C++ std::array Initializing an std::array


Example

Initializing std::array<T, N>, where T is a scalar type and N is the number of elements of type T

If T is a scalar type, std::array can be initialized in the following ways:

// 1) Using aggregate-initialization
std::array<int, 3> a{ 0, 1, 2 };
// or equivalently
std::array<int, 3> a = { 0, 1, 2 };

// 2) Using the copy constructor
std::array<int, 3> a{ 0, 1, 2 };
std::array<int, 3> a2(a);
// or equivalently
std::array<int, 3> a2 = a;

// 3) Using the move constructor
std::array<int, 3> a = std::array<int, 3>{ 0, 1, 2 };

Initializing std::array<T, N>, where T is a non-scalar type and N is the number of elements of type T

If T is a non-scalar type std::array can be initialized in the following ways:

struct A { int values[3]; }; // An aggregate type

// 1) Using aggregate initialization with brace elision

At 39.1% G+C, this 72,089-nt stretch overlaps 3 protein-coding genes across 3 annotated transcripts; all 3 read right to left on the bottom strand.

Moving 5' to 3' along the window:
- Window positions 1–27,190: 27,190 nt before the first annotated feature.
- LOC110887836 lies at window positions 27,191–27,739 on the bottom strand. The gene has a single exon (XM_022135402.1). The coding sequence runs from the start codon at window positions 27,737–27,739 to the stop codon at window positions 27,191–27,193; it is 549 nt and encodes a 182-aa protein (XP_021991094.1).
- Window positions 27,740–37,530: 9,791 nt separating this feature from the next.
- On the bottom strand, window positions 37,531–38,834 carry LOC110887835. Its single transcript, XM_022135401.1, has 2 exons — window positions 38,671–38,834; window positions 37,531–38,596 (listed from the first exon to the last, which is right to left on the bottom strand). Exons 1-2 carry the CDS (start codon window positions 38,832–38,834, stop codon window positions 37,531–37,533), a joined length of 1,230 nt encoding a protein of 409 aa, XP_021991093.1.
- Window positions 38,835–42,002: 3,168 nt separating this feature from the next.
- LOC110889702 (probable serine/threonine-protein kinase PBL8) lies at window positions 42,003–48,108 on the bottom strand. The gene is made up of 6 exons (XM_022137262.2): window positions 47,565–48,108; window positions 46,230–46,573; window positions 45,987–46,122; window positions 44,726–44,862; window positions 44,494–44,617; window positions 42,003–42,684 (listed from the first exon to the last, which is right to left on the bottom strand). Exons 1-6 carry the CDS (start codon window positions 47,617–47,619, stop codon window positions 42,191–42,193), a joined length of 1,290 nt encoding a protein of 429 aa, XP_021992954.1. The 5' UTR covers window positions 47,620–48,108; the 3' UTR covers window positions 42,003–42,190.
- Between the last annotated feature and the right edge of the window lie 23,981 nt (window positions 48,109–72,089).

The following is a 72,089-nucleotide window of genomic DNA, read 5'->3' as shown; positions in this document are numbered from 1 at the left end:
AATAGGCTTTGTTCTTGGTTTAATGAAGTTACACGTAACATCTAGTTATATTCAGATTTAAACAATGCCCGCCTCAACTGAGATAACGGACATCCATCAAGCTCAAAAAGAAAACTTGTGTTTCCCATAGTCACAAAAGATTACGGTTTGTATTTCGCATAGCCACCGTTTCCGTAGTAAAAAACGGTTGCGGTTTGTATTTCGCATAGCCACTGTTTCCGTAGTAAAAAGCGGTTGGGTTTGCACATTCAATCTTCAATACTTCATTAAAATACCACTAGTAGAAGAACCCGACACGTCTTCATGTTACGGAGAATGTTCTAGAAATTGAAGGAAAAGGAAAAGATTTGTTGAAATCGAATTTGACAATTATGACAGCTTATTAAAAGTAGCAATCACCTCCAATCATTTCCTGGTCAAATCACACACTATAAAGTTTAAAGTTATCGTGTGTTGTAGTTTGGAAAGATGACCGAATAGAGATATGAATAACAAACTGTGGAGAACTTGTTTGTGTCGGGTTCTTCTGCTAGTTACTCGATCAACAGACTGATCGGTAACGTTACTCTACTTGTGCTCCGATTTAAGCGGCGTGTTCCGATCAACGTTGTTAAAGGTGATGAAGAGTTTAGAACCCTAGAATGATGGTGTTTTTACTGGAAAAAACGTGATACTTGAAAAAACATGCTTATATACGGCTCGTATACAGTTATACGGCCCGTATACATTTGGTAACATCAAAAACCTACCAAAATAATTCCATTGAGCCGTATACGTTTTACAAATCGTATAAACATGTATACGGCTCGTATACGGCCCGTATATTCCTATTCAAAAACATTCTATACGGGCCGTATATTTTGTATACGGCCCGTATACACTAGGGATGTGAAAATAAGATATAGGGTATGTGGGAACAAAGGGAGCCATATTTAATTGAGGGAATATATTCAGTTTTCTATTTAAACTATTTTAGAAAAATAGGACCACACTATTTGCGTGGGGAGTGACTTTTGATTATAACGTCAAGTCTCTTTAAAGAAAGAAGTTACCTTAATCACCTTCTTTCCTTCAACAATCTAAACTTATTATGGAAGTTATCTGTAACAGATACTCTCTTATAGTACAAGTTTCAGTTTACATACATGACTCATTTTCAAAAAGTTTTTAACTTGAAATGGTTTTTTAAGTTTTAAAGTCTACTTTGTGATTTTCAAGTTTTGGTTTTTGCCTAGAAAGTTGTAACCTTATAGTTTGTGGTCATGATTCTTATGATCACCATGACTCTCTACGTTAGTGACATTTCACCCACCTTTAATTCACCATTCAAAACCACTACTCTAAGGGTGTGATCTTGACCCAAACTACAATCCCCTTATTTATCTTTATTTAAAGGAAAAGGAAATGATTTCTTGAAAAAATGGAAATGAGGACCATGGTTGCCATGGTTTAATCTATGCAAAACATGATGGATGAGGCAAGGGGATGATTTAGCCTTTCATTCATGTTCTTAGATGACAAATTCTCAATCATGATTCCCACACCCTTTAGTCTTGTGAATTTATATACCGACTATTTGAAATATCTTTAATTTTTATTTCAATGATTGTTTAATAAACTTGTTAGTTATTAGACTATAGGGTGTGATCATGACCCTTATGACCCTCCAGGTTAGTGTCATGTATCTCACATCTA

// It works only if T is an aggregate type!
std::array<A, 2> a{ 0, 1, 2, 3, 4, 5 };
// or equivalently
std::array<A, 2> a = { 0, 1, 2, 3, 4, 5 };

// 2) Using aggregate initialization with brace initialization of sub-elements
std::array<A, 2> a{ A{ 0, 1, 2 }, A{ 3, 4, 5 } };
// or equivalently
std::array<A, 2> a = { A{ 0, 1, 2 }, A{ 3, 4, 5 } };

// 3)
std::array<A, 2> a{{ { 0, 1, 2 }, { 3, 4, 5 } }};
// or equivalently
std::array<A, 2> a = {{ { 0, 1, 2 }, { 3, 4, 5 } }};

// 4) Using the copy constructor
std::array<A, 2> a{ 1, 2, 3 };
std::array<A, 2> a2(a);
// or equivalently
std::array<A, 2> a2 = a;

// 5) Using the move constructor
std::array<A, 2> a = std::array<A, 2>{ 0, 1, 2, 3, 4, 5 };